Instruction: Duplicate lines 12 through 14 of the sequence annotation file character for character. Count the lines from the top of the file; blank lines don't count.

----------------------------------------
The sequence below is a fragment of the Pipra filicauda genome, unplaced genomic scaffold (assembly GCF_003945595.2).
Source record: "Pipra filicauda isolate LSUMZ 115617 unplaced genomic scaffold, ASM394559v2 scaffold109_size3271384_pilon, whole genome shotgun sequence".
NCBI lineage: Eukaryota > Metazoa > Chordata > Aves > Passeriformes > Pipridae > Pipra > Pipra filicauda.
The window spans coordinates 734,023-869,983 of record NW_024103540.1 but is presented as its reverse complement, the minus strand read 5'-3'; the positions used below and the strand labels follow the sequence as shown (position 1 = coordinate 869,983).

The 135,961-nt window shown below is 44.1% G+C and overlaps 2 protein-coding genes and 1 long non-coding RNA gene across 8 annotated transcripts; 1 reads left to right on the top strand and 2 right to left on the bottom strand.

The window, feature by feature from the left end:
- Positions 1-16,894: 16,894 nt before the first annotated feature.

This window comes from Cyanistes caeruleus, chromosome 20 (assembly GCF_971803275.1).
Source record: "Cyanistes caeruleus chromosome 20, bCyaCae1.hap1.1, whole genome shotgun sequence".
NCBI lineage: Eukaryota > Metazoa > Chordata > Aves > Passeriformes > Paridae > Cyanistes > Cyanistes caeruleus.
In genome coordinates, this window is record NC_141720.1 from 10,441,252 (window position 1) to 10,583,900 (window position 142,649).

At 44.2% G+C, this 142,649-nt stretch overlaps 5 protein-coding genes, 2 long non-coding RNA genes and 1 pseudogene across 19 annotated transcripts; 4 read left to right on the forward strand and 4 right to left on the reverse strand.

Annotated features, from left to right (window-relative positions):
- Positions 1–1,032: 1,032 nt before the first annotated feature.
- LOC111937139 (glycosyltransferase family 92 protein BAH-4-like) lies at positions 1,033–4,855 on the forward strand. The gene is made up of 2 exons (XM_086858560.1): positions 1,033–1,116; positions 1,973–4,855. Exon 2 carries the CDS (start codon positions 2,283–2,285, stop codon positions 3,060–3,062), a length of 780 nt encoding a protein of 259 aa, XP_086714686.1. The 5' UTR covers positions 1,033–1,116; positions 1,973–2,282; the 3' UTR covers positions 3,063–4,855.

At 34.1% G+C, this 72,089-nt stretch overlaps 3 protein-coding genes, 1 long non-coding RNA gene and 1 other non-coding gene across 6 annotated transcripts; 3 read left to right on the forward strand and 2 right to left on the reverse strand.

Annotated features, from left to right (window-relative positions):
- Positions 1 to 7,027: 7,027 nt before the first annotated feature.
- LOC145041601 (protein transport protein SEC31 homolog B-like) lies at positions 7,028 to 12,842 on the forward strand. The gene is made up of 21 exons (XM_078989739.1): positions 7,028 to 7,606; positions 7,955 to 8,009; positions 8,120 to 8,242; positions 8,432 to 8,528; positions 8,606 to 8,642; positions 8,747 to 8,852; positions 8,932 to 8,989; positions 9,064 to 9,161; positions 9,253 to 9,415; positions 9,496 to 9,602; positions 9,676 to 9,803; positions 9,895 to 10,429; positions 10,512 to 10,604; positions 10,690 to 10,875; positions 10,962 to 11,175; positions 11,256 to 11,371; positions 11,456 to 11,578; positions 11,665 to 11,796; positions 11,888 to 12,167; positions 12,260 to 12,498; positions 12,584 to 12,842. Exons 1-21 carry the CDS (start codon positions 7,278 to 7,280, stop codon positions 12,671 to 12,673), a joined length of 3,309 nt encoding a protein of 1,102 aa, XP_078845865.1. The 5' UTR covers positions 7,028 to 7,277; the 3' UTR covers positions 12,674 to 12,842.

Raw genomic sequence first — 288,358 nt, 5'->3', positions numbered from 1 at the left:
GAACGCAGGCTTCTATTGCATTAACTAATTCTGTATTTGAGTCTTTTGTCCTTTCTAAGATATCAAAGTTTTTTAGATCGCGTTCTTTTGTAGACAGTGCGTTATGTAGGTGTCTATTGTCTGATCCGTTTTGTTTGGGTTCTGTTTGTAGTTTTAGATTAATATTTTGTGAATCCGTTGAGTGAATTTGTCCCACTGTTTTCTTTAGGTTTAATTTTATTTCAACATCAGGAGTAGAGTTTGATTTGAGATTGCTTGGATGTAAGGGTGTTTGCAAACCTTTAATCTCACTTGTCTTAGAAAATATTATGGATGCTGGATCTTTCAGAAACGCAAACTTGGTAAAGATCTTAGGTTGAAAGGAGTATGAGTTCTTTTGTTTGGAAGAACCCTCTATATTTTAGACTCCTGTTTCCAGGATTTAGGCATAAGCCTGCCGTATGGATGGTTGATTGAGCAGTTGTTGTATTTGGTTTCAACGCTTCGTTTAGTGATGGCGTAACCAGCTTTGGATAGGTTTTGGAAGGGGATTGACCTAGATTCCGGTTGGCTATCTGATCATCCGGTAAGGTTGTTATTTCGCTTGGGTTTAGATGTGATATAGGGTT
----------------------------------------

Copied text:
At 44.2% G+C, this 142,649-nt stretch overlaps 5 protein-coding genes, 2 long non-coding RNA genes and 1 pseudogene across 19 annotated transcripts; 4 read left to right on the forward strand and 4 right to left on the reverse strand.

Annotated features, from left to right (window-relative positions):
- Positions 1–1,032: 1,032 nt before the first annotated feature.